We have far more to learn from nations like Cuba, where local food security is prioritised, than from multinational genetically modified seed merchants pushing their particular poison. 

The government has always talked about creating jobs but has inadvertently created an environment that is unsupportive of job creation in far too many ways. It can be argued that the extended public works programme has thwarted rather than encouraged development. Besides red tape and swarms of consultants, surely we should rather seek to create self-sufficient workers, not those reliant on rigid top down structures? History conspires against this but it is a logjam that must be broken. Proper training, not slapdash SETA speak, would also go much further towards providing a more enabling work creation environment.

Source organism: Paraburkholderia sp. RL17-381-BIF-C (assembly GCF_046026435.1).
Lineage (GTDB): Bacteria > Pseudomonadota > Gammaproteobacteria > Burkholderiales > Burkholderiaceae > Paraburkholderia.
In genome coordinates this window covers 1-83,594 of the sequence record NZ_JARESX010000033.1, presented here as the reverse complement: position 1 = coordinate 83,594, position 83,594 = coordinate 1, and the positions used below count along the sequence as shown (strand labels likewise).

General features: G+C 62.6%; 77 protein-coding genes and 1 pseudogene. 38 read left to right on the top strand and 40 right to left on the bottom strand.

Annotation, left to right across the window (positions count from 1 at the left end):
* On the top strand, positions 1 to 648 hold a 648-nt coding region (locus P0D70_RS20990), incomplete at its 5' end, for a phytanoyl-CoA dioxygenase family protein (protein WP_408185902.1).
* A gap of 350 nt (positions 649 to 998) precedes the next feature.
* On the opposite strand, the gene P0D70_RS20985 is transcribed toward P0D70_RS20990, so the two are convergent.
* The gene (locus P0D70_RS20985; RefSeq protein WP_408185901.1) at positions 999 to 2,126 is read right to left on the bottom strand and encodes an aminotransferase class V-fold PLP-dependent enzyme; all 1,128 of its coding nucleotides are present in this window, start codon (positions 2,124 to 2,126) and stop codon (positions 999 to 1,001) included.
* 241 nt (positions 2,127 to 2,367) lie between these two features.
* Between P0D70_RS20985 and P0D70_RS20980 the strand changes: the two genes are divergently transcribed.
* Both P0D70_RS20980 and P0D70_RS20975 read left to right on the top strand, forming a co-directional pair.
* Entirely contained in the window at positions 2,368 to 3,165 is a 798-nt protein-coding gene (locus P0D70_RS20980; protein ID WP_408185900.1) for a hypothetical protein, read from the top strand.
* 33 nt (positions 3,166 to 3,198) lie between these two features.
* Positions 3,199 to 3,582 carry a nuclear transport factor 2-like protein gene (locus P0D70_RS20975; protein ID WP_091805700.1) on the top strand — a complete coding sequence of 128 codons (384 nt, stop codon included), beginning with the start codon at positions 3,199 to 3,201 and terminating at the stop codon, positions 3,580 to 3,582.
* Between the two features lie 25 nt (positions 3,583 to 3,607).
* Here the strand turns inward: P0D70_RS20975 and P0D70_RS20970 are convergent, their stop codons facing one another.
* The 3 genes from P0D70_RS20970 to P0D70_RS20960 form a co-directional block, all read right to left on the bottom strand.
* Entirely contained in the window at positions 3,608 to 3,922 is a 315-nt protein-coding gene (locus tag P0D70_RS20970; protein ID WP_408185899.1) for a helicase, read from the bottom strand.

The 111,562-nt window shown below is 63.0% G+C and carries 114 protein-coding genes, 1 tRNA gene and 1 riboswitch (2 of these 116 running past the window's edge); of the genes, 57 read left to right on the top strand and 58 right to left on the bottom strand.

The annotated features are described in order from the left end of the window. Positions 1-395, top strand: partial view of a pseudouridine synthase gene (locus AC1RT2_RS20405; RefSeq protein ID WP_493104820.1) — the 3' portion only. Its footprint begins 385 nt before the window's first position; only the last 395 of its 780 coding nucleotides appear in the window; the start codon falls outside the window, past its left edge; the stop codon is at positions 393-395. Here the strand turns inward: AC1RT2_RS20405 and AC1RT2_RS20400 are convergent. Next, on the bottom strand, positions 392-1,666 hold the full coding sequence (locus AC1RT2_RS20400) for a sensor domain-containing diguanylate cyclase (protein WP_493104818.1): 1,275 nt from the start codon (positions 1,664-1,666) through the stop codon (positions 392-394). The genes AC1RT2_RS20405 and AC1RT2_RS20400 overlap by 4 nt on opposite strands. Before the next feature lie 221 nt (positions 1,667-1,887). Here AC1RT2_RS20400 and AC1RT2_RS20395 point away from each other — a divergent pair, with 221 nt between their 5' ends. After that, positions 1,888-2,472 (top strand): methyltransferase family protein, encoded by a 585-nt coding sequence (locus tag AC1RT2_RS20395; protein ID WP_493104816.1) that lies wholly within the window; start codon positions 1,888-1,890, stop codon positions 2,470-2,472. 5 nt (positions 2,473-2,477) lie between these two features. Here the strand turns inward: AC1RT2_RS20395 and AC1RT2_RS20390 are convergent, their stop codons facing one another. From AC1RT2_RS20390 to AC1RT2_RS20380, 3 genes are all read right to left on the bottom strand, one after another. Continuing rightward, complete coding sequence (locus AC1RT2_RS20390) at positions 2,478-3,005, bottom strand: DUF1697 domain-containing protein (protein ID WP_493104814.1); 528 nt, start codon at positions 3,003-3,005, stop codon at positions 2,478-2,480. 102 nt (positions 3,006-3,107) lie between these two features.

We have huge opportunities to turn around our employment and productivity if we do what we were meant to fifteen years ago – make the productive assets of our nation available to the people, not only to the select few operating around the corporate-political nexus. There are indications that a shift in direction is imminent. It cannot come too soon for those who remain marginalised in their own nation. It is not about service delivery that people protest; it’s about demanding the space so that the people can get down to doing it for themselves.

Ashton is a writer and researcher working in civil society. Some of his work can be viewed at Ekogaia - Writing for a Better World. Follow him on Twitter @ekogaia.